Placing a simple” dental implant in a lower 6 region”

We all know that dental implant treatment is fantastic for those patient who are looking to replace a missing tooth with the best solution that we currently have. 

(well, best in most cases)

As long as there is enough bone above the nerve, then it should be straight forward, right? 

Lets look at this case…

At first glance, we can see the IDN, we can see the height of the adjacent teeth, and make an educated guess on the available height of bone above the IDN, and then have a selection of implants ready to place, dependant on the width of the ridge, once we open the area up. 

About 10 years ago, when I was learning from a more experienced implant surgeon, 90% of the implants he placed, we from a 2D x ray. 

It was rare that he had a CBCT done. 

But that was 10 years ago, these days CBCT scans as far more common, and personally, I never place a dental implant without a CBCT Scan. 

I think that most would be fine with only a 2D scan, however the risks that happen on the “odd occasion are massive”. 

So we took a CBCT scan for this area and this is what the measurements were like. 

Not bad, right? 

The blue coloured implant in 9mm long, and it looks like there is a good distance between the IDN and the bottom of the implant (I like to have 2mm). 

But when we look in cross section, the story changes. 

There are two things that we need to see here. 

The first is the lingual concavity of the mandible, this was completely invisible in the OPG (first image) and also the slice of the CBCT scan, which shows a psudo OPG. 

Secondly, the most crestal part of the bone is going to be removed at the time of the implant placement, so the distance to the nerve is actually much less than originally measured on the buccal view. 

In fact, we only really have 6mm of bone here.

Luckily, the system I am using does have a 6mm option. 

But only in a 4mm wide implant (and not the 5mm as planned above) 

This is what it looks like with a new implant. 

That’s a lot more comfortable, right? 

The reduced width of the implant has actually given is a little more height to play with. 

But how small can we go? 

My honest answer is – I don’t know. 

But in this case, I was not too concerned with dropping down to this size, as the patient is having a full mouth restoration carried out, and this will reduce the stress on a single implant tooth.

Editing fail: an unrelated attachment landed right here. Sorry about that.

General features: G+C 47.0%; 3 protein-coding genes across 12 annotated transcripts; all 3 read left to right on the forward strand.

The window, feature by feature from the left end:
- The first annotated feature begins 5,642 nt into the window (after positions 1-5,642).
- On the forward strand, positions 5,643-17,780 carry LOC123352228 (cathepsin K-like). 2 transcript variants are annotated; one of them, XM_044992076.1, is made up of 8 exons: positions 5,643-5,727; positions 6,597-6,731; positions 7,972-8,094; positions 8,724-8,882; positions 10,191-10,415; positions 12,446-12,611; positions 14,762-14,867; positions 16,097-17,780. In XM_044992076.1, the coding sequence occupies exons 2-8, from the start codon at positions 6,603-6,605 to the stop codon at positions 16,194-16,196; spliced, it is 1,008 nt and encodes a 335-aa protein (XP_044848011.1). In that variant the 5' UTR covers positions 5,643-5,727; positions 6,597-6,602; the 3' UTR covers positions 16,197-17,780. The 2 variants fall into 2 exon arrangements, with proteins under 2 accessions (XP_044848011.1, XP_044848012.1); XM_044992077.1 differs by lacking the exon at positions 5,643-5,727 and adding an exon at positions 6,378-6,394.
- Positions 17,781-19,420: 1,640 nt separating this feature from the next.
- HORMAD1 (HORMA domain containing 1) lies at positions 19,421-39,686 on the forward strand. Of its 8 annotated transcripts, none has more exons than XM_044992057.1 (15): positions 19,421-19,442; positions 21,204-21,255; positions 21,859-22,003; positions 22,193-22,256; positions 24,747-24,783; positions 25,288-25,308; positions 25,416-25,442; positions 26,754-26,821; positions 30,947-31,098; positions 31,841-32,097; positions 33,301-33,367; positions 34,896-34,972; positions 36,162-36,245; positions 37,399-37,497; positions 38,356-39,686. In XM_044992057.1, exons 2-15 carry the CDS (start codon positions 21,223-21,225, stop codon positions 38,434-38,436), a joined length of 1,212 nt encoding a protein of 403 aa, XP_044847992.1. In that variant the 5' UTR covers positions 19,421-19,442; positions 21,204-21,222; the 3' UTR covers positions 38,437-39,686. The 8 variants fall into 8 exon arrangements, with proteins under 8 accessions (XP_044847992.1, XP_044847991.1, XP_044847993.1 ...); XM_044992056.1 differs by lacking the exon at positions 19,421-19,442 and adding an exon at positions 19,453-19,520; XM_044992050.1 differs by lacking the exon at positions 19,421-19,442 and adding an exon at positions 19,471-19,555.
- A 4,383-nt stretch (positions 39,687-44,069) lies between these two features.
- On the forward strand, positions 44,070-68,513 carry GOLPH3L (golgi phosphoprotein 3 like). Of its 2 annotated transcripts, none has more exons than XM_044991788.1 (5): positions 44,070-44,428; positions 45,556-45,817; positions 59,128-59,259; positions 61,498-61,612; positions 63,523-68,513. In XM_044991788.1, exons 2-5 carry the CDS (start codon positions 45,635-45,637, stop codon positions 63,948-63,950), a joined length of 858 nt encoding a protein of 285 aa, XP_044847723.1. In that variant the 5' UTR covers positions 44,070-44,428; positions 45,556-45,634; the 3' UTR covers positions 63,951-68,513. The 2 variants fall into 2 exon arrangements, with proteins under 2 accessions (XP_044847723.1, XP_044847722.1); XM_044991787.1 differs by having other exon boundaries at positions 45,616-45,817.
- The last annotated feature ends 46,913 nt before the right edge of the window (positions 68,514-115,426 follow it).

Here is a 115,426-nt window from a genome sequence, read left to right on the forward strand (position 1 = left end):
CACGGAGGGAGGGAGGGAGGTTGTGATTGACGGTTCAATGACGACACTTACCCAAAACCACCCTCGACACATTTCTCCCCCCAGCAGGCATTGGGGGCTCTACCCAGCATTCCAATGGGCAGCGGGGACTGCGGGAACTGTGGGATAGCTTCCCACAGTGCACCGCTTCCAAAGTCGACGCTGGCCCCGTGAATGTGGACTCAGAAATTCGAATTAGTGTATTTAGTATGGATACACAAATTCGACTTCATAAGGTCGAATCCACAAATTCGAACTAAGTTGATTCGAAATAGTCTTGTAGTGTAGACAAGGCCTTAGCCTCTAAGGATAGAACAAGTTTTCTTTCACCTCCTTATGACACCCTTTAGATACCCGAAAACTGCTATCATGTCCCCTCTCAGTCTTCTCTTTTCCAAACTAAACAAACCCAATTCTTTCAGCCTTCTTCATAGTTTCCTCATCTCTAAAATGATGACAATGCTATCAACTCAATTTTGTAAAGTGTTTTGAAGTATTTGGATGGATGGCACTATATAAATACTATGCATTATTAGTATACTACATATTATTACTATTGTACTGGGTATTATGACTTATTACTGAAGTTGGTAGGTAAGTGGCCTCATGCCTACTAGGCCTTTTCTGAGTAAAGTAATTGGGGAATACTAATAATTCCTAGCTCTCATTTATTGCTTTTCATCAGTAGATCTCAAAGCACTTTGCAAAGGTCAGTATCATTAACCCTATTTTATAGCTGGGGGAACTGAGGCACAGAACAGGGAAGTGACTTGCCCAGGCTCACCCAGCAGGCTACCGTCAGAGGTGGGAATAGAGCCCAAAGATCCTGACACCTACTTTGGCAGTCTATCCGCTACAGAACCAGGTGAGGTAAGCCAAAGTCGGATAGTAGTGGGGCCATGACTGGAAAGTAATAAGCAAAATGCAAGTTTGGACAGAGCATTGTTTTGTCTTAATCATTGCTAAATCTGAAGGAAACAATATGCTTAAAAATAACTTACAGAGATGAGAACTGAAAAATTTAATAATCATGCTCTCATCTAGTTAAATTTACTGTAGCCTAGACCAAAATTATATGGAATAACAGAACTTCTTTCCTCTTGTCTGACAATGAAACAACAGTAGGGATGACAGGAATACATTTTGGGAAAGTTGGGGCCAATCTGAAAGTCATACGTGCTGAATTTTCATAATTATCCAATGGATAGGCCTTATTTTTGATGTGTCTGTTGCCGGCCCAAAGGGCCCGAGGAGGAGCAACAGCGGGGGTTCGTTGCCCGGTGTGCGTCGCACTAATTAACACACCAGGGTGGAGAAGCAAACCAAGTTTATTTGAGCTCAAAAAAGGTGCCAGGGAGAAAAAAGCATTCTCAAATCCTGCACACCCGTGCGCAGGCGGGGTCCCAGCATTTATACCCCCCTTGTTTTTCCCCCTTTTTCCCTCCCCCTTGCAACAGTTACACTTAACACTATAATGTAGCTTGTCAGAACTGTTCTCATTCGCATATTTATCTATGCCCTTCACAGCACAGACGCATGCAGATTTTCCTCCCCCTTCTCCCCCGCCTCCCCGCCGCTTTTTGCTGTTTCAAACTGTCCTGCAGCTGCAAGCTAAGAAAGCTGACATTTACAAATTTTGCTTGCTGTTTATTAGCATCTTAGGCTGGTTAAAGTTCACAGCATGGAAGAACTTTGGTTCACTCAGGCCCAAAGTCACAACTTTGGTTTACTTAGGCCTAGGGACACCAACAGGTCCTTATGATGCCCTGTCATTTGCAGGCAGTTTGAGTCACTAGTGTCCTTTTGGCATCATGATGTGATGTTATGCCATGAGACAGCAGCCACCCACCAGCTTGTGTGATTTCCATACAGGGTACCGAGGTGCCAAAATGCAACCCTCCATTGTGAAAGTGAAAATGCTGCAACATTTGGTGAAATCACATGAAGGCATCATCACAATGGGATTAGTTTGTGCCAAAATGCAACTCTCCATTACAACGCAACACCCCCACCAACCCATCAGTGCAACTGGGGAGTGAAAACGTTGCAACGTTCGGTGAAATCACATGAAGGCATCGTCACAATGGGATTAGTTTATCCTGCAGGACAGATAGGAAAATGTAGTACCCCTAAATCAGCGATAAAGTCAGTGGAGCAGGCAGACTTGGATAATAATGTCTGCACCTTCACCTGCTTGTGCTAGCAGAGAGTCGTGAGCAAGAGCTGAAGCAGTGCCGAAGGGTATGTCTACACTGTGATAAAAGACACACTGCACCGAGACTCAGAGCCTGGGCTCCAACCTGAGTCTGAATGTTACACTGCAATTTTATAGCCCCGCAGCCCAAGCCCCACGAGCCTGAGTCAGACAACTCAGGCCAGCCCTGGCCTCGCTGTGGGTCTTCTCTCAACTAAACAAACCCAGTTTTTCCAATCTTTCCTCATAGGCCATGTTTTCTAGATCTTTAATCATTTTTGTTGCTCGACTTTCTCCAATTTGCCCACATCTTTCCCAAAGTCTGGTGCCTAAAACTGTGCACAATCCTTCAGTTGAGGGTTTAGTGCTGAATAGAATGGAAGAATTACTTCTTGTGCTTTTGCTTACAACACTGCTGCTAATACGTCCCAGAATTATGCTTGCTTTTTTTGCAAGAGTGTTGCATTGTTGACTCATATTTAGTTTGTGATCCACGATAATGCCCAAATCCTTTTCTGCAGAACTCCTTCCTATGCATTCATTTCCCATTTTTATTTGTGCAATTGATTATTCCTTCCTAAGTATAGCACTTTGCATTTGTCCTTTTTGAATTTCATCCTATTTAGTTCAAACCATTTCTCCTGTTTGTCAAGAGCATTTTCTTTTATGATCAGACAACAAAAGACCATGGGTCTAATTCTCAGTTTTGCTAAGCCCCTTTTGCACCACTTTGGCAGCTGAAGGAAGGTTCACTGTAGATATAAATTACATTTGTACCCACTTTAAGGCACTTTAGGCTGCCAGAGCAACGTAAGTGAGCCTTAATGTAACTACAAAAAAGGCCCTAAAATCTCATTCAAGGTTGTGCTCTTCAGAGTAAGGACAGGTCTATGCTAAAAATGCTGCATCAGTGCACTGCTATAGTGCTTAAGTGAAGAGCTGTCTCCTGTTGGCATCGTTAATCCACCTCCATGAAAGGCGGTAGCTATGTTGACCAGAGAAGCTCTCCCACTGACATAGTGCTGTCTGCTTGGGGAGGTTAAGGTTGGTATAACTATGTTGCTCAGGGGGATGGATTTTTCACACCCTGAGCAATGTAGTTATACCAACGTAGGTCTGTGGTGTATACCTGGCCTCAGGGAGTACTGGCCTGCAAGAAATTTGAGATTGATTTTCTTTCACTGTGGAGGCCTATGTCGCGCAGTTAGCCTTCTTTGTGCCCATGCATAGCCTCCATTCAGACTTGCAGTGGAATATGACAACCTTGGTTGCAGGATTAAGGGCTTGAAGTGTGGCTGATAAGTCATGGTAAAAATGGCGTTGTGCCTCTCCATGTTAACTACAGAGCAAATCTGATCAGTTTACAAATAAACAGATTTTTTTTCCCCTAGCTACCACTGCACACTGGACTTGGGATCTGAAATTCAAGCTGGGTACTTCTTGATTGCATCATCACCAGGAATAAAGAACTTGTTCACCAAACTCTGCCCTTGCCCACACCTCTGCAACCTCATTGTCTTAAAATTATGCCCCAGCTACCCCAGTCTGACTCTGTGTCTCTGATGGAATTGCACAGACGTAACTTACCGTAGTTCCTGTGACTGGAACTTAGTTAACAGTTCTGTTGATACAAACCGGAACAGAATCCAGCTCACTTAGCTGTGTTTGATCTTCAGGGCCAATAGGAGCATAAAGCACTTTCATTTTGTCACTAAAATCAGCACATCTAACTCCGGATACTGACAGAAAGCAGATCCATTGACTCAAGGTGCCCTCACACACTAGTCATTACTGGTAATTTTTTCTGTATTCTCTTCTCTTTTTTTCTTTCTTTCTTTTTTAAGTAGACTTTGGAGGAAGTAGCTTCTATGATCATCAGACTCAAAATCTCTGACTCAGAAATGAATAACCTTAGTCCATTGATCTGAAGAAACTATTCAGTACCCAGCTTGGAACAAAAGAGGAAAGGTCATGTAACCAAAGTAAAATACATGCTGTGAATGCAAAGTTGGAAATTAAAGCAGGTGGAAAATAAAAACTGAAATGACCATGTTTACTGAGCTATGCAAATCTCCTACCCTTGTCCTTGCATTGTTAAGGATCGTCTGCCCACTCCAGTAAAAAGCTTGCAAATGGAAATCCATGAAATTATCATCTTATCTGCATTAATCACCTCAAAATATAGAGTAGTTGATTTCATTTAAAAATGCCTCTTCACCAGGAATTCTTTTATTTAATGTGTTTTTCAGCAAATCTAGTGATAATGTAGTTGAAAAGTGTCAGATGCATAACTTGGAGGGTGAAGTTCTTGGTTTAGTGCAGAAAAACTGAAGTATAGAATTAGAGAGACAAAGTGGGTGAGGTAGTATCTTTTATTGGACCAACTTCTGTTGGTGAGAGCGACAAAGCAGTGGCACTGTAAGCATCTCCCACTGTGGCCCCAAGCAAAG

Secondly, there are two implants going in here. If the crowns are linked, then the force will be splinted on the two implants, and spread over a larger surface area. 

I need to communicate this with the referring dentist, but we have worked together for a long time, and I am sure he would do this anyway. 

On the day of surgery, I was still cautions. What if I accidentally perforated the lingual wall? 

I mean, using it to engage the implant isn’t terrible, but I definitely do not want to drop a drill into the lingual aspect there, this is where you could find branches of the lingual or facial arteries, and perforation of these could be life threatening. 

So what can you do to mitigate the risk? 

The easiest thing is to plan a smaller implant, when you choose this option, the risk of over drilling is minimal. 

You can use drill stops of be even safer. 

Another trick can be to angle the osteotomy to the buccal. This may adversely effect the prosthetic design, but its an option. 

In this case, I elevated the lingual mucosa, below the bulbosity. There is a limit of what you can do due to the attachment of the mylohyoid muscle, but you can access quite far. 

The point of doing this is to loosen the tissues there, and also, I placed a Mitchell’s trimmer where the drill may exit, so if it does, there is some protection there before hitting something important. 

In the end, both implants went in as planned, and we did not need any additional bone grafting.

The point here is that we have advanced imaging techniques, and using them forces you to mentally plan how you are going to carry out your surgery. 

Visualisation is key, it is a critical skill in developing as you start to carry out more and more complex cases. 

Try to think exactly what you are going to do, where is your incision – are you going to release, if so, where and how?  How will you control your osteotomy etc. 

Take the time to go over these questions in your head – it will dramatically reduce your stress and increase your confidence going into the surgery. 

When I mentor my dentists, we often have discussions, where I will ask them to tell me exactly what they are going to do. 

Again, verbalising the plan forces you to really think about it and identify the risks. 

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